It's not every day that you lose a best friend who also happens to be your mother. That day came for me on March 15, 2010. My mother, who was returning home from working her 12-hour nursing shift in Vanderbilt's Adult Emergency Department, was involved in a fatal accident. She struck a garbage can that had come loose from a truck and was quickly returned to Vanderbilt, this time as a patient. Freeda J. Simmons-McMillan passed away that morning, but something beautiful evolved from what some may view as a tragic ending.
Freeda was not only known for her compassion and ability to provide the highest level of excellent medical care, but also for her artwork that decorates the halls of the Vanderbilt University Medical Center. It signified the beginning for me, the time to pick up the pieces, carry on her torch and finish what she had once envisioned. I followed in my mother's footsteps and became a registered nurse, but there was another mission for me.
When I was 14 years old, my mother told me I would publish books in my lifetime, but I would not be the one to write them. I laughed it off, but nine years later, her prediction has come true. The first volume of Black & White in a Multi-Colored America has been published, comprised entirely of my mother's stories and illustrations. The book is not only special because of my promise to my mother. I believe it has the potential to change the hearts and minds of its readers.
The book focuses on messages of cultural equality, dispelling stereotypical ideas that exist between different races and cultures. It attempts to bridge the gap that my mother believed was a product of ignorance and unfamiliarity. All of the stories in the book are true and include real people that my mother encountered during her lifetime. Although the book covers a variety of topics, there are many underlying key messages throughout.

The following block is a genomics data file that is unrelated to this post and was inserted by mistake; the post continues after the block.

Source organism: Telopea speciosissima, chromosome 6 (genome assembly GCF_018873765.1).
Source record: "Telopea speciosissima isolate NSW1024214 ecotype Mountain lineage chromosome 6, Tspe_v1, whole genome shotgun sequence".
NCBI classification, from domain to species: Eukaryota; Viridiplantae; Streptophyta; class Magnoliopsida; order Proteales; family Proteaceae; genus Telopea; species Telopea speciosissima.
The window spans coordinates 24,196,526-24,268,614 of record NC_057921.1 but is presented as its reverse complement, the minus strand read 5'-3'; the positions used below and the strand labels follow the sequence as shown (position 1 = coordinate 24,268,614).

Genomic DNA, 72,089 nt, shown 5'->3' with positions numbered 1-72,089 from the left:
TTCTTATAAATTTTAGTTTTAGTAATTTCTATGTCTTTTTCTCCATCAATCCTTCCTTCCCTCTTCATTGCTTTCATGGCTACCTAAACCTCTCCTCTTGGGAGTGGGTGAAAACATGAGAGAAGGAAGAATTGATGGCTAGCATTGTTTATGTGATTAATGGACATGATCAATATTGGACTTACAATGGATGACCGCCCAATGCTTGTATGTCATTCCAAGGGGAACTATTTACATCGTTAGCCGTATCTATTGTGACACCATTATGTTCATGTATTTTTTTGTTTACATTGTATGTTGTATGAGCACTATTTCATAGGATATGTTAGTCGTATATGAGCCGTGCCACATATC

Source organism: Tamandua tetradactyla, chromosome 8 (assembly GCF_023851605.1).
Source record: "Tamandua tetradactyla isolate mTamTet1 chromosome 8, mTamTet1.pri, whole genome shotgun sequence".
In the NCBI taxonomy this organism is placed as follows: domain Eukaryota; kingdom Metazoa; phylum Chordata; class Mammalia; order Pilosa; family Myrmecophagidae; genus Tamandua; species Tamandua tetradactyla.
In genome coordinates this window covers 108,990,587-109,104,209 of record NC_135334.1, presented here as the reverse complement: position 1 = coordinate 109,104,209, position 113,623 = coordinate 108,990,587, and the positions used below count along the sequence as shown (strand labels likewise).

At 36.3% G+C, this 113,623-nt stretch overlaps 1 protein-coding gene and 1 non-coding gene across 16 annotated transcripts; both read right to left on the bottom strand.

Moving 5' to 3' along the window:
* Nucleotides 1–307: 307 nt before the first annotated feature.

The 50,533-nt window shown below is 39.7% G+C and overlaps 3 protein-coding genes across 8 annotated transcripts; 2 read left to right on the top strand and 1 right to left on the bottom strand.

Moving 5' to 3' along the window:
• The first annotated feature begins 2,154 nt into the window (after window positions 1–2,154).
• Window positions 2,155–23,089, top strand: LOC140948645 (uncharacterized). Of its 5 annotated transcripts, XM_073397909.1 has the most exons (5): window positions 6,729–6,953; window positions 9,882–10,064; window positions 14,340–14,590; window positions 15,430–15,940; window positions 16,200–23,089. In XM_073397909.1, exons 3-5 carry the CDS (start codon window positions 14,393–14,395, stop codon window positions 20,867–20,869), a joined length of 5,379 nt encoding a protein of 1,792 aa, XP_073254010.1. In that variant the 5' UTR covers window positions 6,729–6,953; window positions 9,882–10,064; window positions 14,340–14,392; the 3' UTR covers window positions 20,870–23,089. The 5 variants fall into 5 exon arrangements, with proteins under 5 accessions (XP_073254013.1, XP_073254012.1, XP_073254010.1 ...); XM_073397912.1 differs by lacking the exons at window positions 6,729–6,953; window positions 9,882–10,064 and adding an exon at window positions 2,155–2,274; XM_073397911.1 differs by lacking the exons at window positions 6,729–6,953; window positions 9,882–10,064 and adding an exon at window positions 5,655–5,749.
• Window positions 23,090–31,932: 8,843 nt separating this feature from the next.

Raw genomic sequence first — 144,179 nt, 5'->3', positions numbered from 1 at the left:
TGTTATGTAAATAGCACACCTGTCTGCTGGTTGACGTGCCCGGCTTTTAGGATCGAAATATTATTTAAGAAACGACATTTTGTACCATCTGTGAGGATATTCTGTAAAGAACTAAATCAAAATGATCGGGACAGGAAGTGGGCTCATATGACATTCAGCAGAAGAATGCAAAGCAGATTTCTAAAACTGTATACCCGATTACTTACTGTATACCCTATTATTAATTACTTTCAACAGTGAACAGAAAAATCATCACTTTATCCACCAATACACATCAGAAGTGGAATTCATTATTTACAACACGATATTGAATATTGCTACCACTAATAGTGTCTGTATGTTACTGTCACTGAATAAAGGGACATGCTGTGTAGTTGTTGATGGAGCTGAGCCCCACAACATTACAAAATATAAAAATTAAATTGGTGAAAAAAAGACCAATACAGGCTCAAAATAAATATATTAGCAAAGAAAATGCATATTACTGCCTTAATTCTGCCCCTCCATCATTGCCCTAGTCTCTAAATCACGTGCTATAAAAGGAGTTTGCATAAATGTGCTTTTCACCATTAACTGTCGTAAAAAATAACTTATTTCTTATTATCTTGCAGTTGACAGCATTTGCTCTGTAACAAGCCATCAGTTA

We are human.
Despite whatever differences exist outwardly, we are all human. According to my mother, "when considering the diversity of racial attributes, obvious physical variations exist between the races. These variations are of little importance in that they should not define us as people, but rather prompt us to look beyond these variations to discover the individual."
We are beautiful.
My mom explains, "I find it profoundly disturbing that we as a society are continuing to place our futures in the hands of outward appearance, never stopping to look at the heart, the mind and the soul." The challenge here is to examine our views and look within the hearts of others before making decisions on the basis of race, color, culture or ethnicity.
We are fortunate.
In the book, my mother urges readers to appreciate what we have in our lives. She believed there was far too much effort devoted to trivial matters when there are larger issues at hand. "There was a man who cried because he had no shoes; then he met the man who had no feet." Perhaps we should consider the man who anguished for lack of a spoon, until he came upon the man who had no food.
We are part of a whole.
I have to quote this because I cannot find any better way to sum up what I believe is the most fundamental message of Black & White in a Multi-Colored America.
"It's about how we treat people, about priorities and shifting the focus from minor, unimportant issues such as skin color, position, age, or social standing," my mother said. "It's about caring, concern, sharing and understanding."
We must refuse to allow ourselves to focus solely on the exterior and the superficial.
Looking past the color, we are all human. My mother's message is not a difficult one, but it is one that people all over the world struggle with every day. We should view cultures and ethnicities as we do a box of crayons: multiple colors and endless possibilities.
About the authors
A nurse for more than 20 years, Freeda J. Simmons-McMillan met and interacted with people from many different backgrounds and races. As a nurse, she worked in many different capacities, including surgery, intensive care and emergency. Sadly, she passed on in early 2010. Following her death, her daughter Galileo Simmons compiled and published Freeda's works into Black & White in a Multi-Colored America. Freeda's daughter, Galileo, is also a registered nurse.